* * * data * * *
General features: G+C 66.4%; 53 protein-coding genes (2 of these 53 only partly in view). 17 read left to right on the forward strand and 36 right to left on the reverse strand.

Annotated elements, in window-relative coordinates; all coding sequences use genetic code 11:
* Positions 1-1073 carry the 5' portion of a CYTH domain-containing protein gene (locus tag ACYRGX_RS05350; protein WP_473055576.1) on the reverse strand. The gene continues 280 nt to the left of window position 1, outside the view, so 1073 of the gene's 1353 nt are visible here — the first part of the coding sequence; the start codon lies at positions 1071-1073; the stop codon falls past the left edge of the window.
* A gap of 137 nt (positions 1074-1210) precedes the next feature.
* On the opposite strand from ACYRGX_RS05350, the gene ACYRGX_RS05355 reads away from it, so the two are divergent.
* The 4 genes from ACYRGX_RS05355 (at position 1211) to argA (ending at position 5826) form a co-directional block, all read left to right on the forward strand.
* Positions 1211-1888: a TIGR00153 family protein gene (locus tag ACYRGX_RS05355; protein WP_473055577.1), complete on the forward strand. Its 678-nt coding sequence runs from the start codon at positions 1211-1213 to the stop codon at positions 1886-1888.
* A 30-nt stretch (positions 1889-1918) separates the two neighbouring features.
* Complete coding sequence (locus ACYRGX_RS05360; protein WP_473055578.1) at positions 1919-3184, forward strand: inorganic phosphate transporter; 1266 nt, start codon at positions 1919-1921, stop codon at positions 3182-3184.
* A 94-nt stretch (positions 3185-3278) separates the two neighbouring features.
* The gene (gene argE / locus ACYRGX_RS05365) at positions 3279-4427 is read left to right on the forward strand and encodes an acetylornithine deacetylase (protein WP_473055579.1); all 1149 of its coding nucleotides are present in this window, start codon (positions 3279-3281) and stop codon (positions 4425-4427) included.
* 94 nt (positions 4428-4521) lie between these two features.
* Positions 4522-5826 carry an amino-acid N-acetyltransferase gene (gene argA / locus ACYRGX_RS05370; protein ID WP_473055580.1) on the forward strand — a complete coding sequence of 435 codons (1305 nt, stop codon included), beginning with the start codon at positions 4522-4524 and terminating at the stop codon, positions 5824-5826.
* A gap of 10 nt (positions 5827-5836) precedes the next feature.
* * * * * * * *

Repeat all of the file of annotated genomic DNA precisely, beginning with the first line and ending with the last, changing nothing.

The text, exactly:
General features: G+C 66.4%; 53 protein-coding genes (2 of these 53 only partly in view). 17 read left to right on the forward strand and 36 right to left on the reverse strand.

Annotated elements, in window-relative coordinates; all coding sequences use genetic code 11:
* Positions 1-1073 carry the 5' portion of a CYTH domain-containing protein gene (locus tag ACYRGX_RS05350; protein WP_473055576.1) on the reverse strand. The gene continues 280 nt to the left of window position 1, outside the view, so 1073 of the gene's 1353 nt are visible here — the first part of the coding sequence; the start codon lies at positions 1071-1073; the stop codon falls past the left edge of the window.
* A gap of 137 nt (positions 1074-1210) precedes the next feature.
* On the opposite strand from ACYRGX_RS05350, the gene ACYRGX_RS05355 reads away from it, so the two are divergent.
* The 4 genes from ACYRGX_RS05355 (at position 1211) to argA (ending at position 5826) form a co-directional block, all read left to right on the forward strand.
* Positions 1211-1888: a TIGR00153 family protein gene (locus tag ACYRGX_RS05355; protein WP_473055577.1), complete on the forward strand. Its 678-nt coding sequence runs from the start codon at positions 1211-1213 to the stop codon at positions 1886-1888.
* A 30-nt stretch (positions 1889-1918) separates the two neighbouring features.
* Complete coding sequence (locus ACYRGX_RS05360; protein WP_473055578.1) at positions 1919-3184, forward strand: inorganic phosphate transporter; 1266 nt, start codon at positions 1919-1921, stop codon at positions 3182-3184.
* A 94-nt stretch (positions 3185-3278) separates the two neighbouring features.
* The gene (gene argE / locus ACYRGX_RS05365) at positions 3279-4427 is read left to right on the forward strand and encodes an acetylornithine deacetylase (protein WP_473055579.1); all 1149 of its coding nucleotides are present in this window, start codon (positions 3279-3281) and stop codon (positions 4425-4427) included.
* 94 nt (positions 4428-4521) lie between these two features.
* Positions 4522-5826 carry an amino-acid N-acetyltransferase gene (gene argA / locus ACYRGX_RS05370; protein ID WP_473055580.1) on the forward strand — a complete coding sequence of 435 codons (1305 nt, stop codon included), beginning with the start codon at positions 4522-4524 and terminating at the stop codon, positions 5824-5826.
* A gap of 10 nt (positions 5827-5836) precedes the next feature.